Applying for the International Vaccine Passport in Taiwan

Finally, after two years of being unable to travel due to Covid-19 and a full scale Taiwan lockdown, I am getting on an airplane and flying home to Hawai’i! If you’re like me (a worrier!) you’ve gone over the lists of requirements for traveling internationally many times. And according to Taiwan’s Central Epidemic Command Center (CECC), some people need to obtain proof of vaccination in the form of an international vaccine passport before traveling abroad. Technically refereed to as the International Certificate of Vaccination or Prophylaxis (ICVP), (also known locally by the entirely uncreative nickname, “Yellow Card”…because it’s a yellow colored card), some countries require it at immigration.

As a travel document, it is a medical passport that is recognized internationally and may be required for entry to certain countries where there are increased health risks for travelers. It records proof of vaccination against a wide range of diseases, such as meningitis, tetanus, polio, yellow fever, and of course, Covid-19.

Being the overthinker that I am, with a mantra of “better safe than sorry”, I decided to go and get my Yellow Card in Taipei City this week. Having two vaccination records seemed safer than having one. To my surprise, the process was simple and easy!

You’ll need:
Your current NHI (National Health Insurance card issued in Taiwan) and ID (passport, ARC)
Your Covid-19 (etc) vaccination record 
Cash, as hospitals in Taiwan do not accept credit cards or debit cards

Entering the hospital I was immediately approached by not one, not two, but three smiling and helpful women at the information desk. They knew exactly what I needed and walked me to the second floor of the hospital, to Family Medicine Room 5. It was there that a nurse took my information (my NHI card and Taiwanese proof of Covid-19 vaccination), and told me to wait to see the doctor on staff. I waited for perhaps five minutes before seeing a friendly and clearly overworked doctor who asked me a few questions and took my documents. I was told by the nurse that I had to go and pay and return with a receipt, and my Yellow Card would be ready to go!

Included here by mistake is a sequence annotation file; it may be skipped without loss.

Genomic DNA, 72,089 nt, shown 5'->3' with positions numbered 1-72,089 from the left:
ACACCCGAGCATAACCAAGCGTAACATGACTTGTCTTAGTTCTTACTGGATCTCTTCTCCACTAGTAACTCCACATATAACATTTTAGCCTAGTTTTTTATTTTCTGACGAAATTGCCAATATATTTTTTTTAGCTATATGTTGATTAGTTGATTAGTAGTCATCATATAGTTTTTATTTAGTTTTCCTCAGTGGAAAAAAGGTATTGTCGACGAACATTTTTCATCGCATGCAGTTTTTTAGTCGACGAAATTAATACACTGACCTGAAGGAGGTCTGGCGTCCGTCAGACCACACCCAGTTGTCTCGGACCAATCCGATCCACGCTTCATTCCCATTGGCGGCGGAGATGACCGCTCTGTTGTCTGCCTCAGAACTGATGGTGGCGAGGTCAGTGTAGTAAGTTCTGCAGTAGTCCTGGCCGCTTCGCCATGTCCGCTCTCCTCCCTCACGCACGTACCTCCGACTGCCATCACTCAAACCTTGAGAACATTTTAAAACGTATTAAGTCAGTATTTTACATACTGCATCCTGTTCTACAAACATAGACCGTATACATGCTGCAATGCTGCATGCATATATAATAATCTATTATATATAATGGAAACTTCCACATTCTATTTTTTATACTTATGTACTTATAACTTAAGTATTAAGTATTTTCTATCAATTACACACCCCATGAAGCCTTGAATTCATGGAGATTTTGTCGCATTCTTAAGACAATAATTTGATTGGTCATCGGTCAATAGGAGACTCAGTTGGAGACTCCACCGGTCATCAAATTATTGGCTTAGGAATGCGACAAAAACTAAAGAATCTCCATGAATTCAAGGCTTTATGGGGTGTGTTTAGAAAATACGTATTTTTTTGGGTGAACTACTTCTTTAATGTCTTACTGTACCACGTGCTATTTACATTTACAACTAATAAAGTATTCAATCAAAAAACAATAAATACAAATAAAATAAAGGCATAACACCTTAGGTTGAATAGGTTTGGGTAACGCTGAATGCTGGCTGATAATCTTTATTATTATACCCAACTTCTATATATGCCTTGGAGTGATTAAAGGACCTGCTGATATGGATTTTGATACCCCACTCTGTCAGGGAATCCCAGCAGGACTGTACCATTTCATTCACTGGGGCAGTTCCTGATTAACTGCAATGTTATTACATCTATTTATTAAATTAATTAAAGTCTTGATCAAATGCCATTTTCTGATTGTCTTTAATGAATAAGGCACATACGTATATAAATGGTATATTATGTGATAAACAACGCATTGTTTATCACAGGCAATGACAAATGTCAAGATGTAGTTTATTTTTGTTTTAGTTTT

Around the corner on the second floor was the payment desk, and it cost me 730NTD, or roughly $26USD.

Returning to Family Medicine Room 5, the nurse handed me my completed Yellow Card and told me how to fill in the required information (name, date of birth, passport number).

All in all, the process took me less than one hour. If you’re a long time expat like me, you know that Taiwan can sometimes make a simply process into a confusing and chaotic mess. (I’m looking at you, banking in Taiwan!) But this was an easy and straight-forward procedure.

You may not need an International Certificate of Vaccination, but I haven’t traveled in two years and wanted to play it as safe as possible. Check with the CDC and see what they recommend for you. And stay safe!

Published by Jaclynn Joseph

Hawai’i born PhD student and university lecturer. Devourer of books, amateur historian, travel junkie and educator. A curious mind in search of the rational.

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